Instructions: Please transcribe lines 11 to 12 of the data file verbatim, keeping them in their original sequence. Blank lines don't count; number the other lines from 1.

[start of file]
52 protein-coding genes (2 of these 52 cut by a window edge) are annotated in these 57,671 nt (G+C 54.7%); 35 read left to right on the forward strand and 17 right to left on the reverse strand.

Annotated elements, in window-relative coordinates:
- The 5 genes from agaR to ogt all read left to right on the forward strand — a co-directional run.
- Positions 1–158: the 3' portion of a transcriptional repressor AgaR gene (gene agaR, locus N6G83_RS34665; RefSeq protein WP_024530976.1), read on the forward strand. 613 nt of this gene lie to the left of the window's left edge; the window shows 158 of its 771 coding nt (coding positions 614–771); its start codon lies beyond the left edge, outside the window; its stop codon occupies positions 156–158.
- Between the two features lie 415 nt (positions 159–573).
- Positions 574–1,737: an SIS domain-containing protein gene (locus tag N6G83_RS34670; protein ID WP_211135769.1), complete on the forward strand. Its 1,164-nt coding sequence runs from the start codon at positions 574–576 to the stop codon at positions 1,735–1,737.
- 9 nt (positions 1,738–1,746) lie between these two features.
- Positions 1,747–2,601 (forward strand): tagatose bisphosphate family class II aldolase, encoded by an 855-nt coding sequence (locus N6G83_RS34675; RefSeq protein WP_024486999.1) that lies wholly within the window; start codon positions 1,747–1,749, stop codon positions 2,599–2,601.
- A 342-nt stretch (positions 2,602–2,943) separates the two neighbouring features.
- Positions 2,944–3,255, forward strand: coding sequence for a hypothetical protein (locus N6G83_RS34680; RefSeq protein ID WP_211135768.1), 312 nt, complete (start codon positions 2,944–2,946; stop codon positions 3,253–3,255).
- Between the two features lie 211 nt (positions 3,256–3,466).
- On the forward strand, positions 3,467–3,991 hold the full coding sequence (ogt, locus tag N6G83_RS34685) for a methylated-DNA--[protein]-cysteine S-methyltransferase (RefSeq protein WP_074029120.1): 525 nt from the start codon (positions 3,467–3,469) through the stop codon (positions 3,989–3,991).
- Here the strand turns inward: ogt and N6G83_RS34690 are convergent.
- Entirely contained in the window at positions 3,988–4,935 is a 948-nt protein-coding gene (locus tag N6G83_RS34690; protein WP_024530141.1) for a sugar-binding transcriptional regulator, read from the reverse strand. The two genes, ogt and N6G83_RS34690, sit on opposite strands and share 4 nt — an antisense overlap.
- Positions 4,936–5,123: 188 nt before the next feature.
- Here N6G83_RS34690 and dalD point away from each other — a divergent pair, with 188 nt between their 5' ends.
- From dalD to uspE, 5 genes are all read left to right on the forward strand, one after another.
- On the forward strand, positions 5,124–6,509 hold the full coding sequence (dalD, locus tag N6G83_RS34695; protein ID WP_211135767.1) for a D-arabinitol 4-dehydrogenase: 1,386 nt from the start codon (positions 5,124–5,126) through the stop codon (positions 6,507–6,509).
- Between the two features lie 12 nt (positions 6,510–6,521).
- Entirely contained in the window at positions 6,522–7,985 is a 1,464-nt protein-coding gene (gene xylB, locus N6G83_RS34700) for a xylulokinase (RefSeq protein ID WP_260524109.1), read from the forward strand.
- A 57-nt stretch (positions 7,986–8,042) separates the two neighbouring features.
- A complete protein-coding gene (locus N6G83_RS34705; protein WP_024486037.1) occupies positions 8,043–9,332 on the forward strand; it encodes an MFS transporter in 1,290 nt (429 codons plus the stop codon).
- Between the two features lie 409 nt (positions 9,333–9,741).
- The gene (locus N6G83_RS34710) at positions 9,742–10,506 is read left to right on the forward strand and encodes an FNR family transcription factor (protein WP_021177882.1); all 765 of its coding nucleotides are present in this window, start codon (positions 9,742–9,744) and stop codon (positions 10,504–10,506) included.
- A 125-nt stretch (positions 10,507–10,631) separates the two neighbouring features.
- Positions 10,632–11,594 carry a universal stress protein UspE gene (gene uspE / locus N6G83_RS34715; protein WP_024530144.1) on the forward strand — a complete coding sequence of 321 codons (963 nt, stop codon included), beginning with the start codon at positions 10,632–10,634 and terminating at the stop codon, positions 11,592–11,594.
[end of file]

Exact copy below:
- Between the two features lie 211 nt (positions 3,256–3,466).
- On the forward strand, positions 3,467–3,991 hold the full coding sequence (ogt, locus tag N6G83_RS34685) for a methylated-DNA--[protein]-cysteine S-methyltransferase (RefSeq protein WP_074029120.1): 525 nt from the start codon (positions 3,467–3,469) through the stop codon (positions 3,989–3,991).